1902 Encyclopedia > Italy > Condition of the Lower Classes

(Part 13)


Condition of the Lower Classes

Though mitigated to some degree by the mildness of the climate and the cheapness of certain articles of food, pauperism in its most painful forms is a wide-spread evil in Italy. At Venice, out of a total population of 130,000, 36,000 are regular recipients of official charity. The slums of Naples are foul and overcrowded as the slums of London. Nor is the destitution confined to the cities. The condition of the agricultural labourers is in many cases deplorable. In the districts of Como, Milan, Pavia, and Lodi, the food of the eontadino, according to F. Cardani and F. Massara, consists of maize bread, badly cooked, heavy and rancid, and thin soup composed of rice 01' "pasta"of inferior quality and vegetables often old and spoiled. In Southern Italy, says Villari, the peasants live in miserable houses, with a sack of straw for their bed, and black bread for their sole sustenance. Maize is the general food stuff in the northern and central provinces, but begins to be rarer in Tuscany and Rome; it is again widely diffused in the upper provinces of Naples ; hut in Calabria and Apulia it forms the principal nutriment of scarcely a fourth of the communes, and in Sicily it disappears almost completely. In Piedmont, Lombardy, and the Veneto it is used mainly in the form of polenta, but also in the form of bread, and in the Napoletano in the form of a finer kind of polenta. Lombardy, the Veneto, Emilia, and the Marches are the regions where wheaten bread is least employed by the peasants. Barley is mainly consumed in Apulia and Calabria, rye in Sicily and Lombardy. In certain communes of the Marches and the Abruzzi acorns constitute the ordinary diet of the poor. Wheaten pastes are most extensively employed by the people in Liguria, Sicily, and the upper Neapolitan provinces. Animal food holds but little place in the dietary of the poor; and even in the house of the well-to-do peasant butcher meat appears but seldom. According to Dr Raseri, who has investigated the point by means of the customs returns and similar statistics, Sardinia is the region where animal food is most largely employed, and Sicily that whore it is least.

Wine is naturally the prevailing drink throughout the country ; but the extent of the consumption varies greatly from region to region, the average in the Roman province, fimbria, and Sardinia much exceeding that in the provinces of Naples and in Sicily. The use of alcohol is greatest in the Lombardo-Venetian cities ; and it is there only that beer is of importance as a beverage. Cases of accidental death and of insanity attributable to the misuse of stimulants are much more frequent in the north than in the south or centre, and in both respects Liguria has an unenviable pre-eminence.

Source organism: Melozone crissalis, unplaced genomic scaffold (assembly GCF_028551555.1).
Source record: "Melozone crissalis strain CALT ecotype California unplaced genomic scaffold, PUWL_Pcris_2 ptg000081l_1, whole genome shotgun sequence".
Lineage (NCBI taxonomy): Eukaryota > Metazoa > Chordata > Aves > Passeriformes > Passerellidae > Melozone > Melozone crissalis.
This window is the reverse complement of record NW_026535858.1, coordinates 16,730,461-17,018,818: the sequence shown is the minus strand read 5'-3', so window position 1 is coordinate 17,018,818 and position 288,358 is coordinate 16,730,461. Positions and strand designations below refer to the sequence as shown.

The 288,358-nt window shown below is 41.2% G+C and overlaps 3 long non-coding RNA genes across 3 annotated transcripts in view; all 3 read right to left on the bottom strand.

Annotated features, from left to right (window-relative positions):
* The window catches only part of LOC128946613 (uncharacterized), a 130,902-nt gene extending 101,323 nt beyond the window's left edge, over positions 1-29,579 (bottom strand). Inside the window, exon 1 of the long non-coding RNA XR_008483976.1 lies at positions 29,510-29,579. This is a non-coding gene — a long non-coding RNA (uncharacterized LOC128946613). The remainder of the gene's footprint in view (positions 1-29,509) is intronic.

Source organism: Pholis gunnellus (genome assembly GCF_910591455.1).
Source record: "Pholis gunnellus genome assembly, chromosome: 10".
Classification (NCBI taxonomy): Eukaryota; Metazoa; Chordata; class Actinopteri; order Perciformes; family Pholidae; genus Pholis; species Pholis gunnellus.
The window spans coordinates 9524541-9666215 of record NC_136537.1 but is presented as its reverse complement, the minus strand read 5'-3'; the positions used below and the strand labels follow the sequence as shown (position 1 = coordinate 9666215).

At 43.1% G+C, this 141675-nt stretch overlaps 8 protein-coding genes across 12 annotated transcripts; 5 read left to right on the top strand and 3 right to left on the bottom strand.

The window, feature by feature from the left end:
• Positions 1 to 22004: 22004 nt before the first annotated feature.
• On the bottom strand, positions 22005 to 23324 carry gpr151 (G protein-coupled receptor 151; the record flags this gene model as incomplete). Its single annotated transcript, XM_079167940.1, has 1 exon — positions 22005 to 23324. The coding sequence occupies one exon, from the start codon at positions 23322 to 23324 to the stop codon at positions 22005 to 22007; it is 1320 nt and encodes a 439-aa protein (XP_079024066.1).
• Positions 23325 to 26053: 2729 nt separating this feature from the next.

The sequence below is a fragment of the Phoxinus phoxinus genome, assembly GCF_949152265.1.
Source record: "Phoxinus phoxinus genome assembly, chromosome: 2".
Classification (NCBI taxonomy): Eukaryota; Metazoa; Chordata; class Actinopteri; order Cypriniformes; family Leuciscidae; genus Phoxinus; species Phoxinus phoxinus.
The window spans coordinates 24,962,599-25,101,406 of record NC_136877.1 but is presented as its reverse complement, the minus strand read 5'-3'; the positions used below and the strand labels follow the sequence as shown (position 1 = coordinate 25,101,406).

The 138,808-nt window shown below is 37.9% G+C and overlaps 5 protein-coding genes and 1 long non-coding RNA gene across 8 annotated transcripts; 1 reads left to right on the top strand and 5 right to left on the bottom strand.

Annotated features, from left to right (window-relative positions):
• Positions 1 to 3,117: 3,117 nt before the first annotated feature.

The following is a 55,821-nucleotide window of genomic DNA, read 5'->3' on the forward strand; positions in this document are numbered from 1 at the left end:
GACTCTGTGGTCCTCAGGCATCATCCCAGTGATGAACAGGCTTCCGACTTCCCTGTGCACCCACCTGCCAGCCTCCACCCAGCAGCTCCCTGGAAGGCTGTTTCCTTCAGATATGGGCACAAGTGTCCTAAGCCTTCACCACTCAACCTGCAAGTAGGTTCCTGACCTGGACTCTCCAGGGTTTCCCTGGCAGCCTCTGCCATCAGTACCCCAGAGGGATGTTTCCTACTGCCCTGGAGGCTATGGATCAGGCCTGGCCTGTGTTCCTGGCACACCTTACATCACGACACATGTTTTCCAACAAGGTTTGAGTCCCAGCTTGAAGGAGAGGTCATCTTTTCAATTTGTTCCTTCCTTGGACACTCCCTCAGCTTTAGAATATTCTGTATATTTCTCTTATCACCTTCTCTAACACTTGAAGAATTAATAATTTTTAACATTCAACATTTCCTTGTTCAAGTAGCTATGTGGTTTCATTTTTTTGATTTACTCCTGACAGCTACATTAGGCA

An idea of the extent to which even the peasantry are oppressed by penury may be obtained from the investigations made by the Government into the spread of the terrible disease known as the pellagra. First clearly described as an Italian disease by Frapolli in 1771, the pellagra has within the present century gradually become more common and severe. In 1839 it was estimated that the number of pellagra patients was 20,282 in the " compartment" of Lombardy, and in 1856 it had increased to 38,777. According to returns for 1879 it appears that there were 97,855 patients in the kingdom—by far the greater proportion being in Lombardy, the Veneto, and Emilia, where they actually formed 31'70, 30'52, and 23'66 per thousand of the agricultural population. The disease has many forms, and not unfrequently ends in insanity. And to what are its ravages to be ascribed ? To insufficient and unwholesome food, and more particularly to the use of maize in a state unfit for human consumption.1 When such a state of matters exists among the rural population of some of the most prosperous regions of the country, there is little wonder that the number of conscripts who have to be rejected on the score of physical incapacity is a large one—20 per cent, in Lombardy and 18 per cent, in the Veneto in 1878.2

The interest of the Italians is gradually being aroused in the sanitary condition of their cities and towns. Many of the provincial capitals and cathedral cities are portentously filthy. Drainage and sewage works, however, are becoming matters of concern to a number of the more important communes ; and such cities more especially as Naples and Catania are bestowing much attention on the subject. A society of public health, Società Italiana oV igiene, was established at Milan, one of the most advanced of Italian cities, in 1877 ; it publishes a valuable journal.3 In Milan, Bologna, Genoa, Rome, and some other cities attention is being paid to the question of cheap houses for the working classes. On the general health conditions of Italy compare the elaborate study by Giuseppe Sorniani, Geografia nosological dell' Italia, Rome, 1881.

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